What is a parent page?
A parent page (previously known as a master page) is a nonprinting page that you can use as the template for the rest of the pages in your document. Parent pages can contain text and graphic elements that will appear on all pages of a publication. A working page is where you can collate, design and layout your document.
When should you use a parent page?
Parent pages are used to create consistency from page to page in a document. They are usually created to retain information that will be repeatedly used throughout a document, such as a header, footer or page number.
Tip 1: Utilise layers within your parent page
By using layers, you’ll be able to ensure vital elements are always seen. Create a top layer on your parent and include your page number (and anything else you require) – make sure to lock this layer. This will ensure your page number will always be visible.
Tip 2: Make use of parent page inception
Did you know you can create a parent for parent pages themselves? Why is this needed you ask? This is important when you need a constant element repeated on ALL pages and a variable repeating element elsewhere on the page. A good example of this would be a page number as your constant and a chapter number or section title as your variable. To do this:
- Create your parent with the page number on (utilising tip 1)
- Then, create a new parent page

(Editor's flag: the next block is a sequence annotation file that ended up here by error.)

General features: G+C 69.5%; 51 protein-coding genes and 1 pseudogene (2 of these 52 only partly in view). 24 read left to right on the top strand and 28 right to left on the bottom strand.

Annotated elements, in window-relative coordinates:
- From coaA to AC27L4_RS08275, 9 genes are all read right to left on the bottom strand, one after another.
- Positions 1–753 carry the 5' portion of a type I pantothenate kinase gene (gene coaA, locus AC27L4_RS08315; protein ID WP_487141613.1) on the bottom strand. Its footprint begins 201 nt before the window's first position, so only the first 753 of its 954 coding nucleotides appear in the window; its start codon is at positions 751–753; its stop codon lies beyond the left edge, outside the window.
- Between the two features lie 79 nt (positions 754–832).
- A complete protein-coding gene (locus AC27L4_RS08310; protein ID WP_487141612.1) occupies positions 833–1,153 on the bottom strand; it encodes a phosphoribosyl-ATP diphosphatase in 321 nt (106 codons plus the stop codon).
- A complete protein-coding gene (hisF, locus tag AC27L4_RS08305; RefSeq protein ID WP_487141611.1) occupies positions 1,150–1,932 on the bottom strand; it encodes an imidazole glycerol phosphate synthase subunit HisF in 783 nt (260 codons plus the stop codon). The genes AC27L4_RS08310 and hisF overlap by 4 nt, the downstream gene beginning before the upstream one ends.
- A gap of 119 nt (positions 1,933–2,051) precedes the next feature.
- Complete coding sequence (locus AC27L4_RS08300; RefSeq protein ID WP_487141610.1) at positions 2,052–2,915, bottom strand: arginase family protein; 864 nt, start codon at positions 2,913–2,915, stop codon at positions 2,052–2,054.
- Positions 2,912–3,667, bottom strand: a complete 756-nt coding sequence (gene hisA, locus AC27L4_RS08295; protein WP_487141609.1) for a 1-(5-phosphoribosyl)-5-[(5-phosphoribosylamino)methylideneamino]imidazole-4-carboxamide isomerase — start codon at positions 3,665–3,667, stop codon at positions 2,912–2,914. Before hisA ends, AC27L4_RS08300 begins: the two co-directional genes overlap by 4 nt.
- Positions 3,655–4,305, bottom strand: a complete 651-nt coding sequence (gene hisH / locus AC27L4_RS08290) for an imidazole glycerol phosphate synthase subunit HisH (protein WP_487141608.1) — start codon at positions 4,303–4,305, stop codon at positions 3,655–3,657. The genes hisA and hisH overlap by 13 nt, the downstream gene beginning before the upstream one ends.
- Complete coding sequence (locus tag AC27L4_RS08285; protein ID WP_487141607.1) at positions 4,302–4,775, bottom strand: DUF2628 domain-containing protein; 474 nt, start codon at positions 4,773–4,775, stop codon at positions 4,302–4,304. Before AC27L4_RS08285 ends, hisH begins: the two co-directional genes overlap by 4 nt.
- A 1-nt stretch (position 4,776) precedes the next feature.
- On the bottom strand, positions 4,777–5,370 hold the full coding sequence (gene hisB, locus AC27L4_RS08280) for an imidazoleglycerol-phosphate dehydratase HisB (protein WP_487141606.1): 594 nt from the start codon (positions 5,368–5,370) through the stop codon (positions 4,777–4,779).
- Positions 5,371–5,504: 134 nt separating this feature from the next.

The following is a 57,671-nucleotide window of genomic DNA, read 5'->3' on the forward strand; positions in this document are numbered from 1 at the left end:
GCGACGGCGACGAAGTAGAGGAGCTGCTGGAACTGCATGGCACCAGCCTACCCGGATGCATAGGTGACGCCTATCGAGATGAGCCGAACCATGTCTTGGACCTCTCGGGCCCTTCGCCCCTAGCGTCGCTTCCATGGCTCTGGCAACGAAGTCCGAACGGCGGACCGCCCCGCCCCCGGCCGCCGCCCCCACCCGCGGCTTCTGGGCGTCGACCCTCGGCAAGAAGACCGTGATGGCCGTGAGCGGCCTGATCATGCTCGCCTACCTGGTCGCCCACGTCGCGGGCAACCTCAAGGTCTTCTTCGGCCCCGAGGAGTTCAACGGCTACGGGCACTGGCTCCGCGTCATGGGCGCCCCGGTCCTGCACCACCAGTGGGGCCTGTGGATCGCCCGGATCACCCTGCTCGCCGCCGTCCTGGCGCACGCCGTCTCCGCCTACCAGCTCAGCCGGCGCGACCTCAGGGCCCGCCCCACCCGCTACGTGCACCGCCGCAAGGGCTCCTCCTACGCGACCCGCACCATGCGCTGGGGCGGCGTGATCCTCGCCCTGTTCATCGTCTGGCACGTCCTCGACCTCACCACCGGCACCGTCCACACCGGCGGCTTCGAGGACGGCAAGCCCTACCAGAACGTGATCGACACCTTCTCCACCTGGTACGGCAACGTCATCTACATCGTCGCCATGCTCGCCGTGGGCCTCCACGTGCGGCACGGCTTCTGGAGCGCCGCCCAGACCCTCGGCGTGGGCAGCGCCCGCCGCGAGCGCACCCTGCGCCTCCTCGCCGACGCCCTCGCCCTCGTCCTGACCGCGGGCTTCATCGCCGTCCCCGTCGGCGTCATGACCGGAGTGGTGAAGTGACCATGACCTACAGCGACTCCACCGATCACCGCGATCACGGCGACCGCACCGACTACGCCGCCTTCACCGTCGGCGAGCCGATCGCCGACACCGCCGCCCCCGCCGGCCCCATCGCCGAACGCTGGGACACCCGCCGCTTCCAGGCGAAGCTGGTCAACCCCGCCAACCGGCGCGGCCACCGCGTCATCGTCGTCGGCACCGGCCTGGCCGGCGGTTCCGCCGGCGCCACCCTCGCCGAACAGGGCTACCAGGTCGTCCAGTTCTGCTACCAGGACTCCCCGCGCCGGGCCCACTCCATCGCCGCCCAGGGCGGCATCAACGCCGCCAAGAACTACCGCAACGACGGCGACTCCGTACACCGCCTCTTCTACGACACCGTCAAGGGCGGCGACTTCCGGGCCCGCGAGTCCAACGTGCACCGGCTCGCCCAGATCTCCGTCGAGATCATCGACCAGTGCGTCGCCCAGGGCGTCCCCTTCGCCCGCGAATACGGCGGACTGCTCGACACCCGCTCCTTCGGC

- Select ‘based on parent’ and choose your footer parent template from the dropdown.
- To make this easier, you can name your parents. For example, using section titles.
Tip 3: Create templates parent pages
Should you want to create a templated layout design, for example a presentation slide or social media post, you can use parent pages to create a pre-set design. Simply create your design on a parent, and then apply to a working page. You’ll notice that the content appears to be ‘locked’. You can quickly unlock and access your parent content by holding ctrl+shift (Windows) or cmd+shift (Mac) and clicking the element you want to edit.
The benefit of creating templates within parents allows you to keep consistent designs, while being able to update text and imagery on your working pages.
Note: ‘Unlocked’ elements on a working page will not be updated if the parent page is updated. Locked layers as described in tip 1 will remain uneditable unless the layer is unlocked.
There is so much more you can do with Adobe’s InDesign parent pages, these are just our favourite tips. If you’d like to learn more about InDesign, take a look at our Adobe Creative Suite Power Up Session.